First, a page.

To Each His Own
The review I chose to evaluate is of “The Girl with the Dragon Tattoo.” I found it on The New York Times website and Alex Berenson is the author. He wrote this review for all of the subscribers of The New York Times and for all of the readers who are interested in “The Girl with the Dragon Tattoo.” The author does a great job with voicing his opinion about the novel. However, the review of this fiction crime novel is not normally his cup of tea.
Berenson graduated from Yale University in 1994 with degrees in history and economics. After he graduated, he started work for the Denver Post as a reporter. He was also one of the first reporters for TheStreet.com, which is a financial news Website. From 1999 until earlier this year, he worked on the reporting staff for The New York Times. In that time, he published “The Faithful Spy,” a novel he wrote after serving as a correspondent in Iraq twice. That novel won him the Edgar Award for the Best First Novel. He continued that novel with four other contributing works from his main character, John Wells. Berenson has also written a non-fiction book, “The Number,” about financial business scandals. With all of his experience and the award, he is a credible reviewer.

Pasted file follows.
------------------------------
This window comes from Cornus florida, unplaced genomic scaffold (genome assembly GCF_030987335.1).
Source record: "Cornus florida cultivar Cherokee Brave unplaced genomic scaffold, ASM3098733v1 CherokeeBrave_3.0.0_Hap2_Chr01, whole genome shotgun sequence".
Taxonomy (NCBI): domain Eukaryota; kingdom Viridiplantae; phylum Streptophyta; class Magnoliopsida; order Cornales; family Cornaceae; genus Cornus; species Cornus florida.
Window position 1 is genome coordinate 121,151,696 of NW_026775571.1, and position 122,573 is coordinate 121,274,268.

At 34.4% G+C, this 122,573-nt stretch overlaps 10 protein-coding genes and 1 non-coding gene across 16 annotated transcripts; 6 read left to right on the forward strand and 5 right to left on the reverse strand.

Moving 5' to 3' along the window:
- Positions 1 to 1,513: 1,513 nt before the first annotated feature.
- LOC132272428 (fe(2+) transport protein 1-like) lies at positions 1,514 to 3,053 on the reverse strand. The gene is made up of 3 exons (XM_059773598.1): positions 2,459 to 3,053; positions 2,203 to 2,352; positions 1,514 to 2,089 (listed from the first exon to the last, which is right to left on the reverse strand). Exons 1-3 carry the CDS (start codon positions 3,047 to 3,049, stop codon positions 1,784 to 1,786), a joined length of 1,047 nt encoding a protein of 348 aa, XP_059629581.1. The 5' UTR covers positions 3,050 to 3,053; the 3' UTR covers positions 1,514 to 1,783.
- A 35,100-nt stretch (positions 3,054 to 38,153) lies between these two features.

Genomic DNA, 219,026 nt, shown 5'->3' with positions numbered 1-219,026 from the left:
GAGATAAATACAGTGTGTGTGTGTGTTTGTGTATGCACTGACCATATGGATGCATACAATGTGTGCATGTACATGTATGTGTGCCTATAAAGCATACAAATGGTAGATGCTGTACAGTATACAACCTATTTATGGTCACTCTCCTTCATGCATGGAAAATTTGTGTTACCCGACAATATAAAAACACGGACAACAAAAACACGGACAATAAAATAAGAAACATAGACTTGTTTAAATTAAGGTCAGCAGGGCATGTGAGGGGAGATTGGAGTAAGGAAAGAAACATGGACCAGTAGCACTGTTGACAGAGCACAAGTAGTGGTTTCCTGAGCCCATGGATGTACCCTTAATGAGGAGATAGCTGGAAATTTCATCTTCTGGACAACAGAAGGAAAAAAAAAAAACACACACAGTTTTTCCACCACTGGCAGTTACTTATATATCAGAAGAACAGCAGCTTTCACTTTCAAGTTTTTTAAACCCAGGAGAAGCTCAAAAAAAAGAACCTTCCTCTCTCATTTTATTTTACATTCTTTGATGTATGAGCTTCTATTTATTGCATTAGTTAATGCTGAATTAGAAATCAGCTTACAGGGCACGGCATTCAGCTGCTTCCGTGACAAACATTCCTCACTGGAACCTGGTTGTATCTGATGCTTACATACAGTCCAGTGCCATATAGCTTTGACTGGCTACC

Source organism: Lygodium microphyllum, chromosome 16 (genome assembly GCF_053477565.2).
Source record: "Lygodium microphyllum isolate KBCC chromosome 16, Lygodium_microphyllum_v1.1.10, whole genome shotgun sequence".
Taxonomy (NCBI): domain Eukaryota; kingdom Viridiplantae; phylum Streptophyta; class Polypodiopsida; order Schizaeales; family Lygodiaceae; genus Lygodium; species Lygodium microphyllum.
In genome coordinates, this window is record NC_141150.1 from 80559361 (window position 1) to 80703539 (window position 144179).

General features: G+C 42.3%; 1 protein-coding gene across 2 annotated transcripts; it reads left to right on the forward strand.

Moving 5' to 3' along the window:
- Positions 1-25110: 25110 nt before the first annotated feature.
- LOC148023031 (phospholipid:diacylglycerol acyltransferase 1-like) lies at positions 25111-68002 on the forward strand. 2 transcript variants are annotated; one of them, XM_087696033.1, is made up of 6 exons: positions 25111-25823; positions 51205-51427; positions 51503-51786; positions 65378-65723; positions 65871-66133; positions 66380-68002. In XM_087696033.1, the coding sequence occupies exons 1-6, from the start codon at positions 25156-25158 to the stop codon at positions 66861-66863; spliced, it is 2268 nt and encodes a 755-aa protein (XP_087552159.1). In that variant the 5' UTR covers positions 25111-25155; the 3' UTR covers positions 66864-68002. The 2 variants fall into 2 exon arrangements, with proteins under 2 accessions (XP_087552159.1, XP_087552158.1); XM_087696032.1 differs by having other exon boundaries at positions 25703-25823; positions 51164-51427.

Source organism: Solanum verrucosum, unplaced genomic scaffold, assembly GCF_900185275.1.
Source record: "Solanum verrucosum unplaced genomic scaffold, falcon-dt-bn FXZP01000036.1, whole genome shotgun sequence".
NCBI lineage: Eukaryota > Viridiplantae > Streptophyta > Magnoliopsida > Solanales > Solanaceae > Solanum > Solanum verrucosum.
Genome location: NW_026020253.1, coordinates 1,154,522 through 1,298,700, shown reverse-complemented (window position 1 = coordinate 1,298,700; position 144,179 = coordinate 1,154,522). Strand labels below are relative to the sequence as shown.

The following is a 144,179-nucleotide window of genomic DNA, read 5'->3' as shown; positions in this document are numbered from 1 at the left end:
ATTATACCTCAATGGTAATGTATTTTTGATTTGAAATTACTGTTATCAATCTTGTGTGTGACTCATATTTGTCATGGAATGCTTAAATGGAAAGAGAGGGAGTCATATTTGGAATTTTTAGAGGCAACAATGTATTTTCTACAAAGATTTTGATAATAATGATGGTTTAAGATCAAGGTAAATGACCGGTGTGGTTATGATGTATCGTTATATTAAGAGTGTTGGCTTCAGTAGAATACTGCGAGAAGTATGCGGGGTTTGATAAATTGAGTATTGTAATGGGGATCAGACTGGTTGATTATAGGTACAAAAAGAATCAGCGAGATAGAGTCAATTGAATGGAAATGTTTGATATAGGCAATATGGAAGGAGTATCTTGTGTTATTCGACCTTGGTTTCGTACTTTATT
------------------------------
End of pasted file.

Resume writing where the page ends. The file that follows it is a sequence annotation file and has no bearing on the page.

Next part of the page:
Even though Berenson is a credible critic with an extensive background in reporting, I do not believe he is the best writer for this review. I respect his opinion, but he is an author of politics, war, and finance. “The Girl with the Dragon Tattoo” is far from any of those genres. The only part of this novel that can be compared to his expertise is finance; one of the main characters, Michael Blomkvist, is trying to get his revenge on a large, corrupt finance company, Wennerstrom.
Berenson starts out his review by touching on the Swedes’ bad reputation for being prone to “sin, nudity, drunkenness and suicide,” which he also states that that is what this novel is mostly about. Berenson gets straight to the point after a bit of humor. He...
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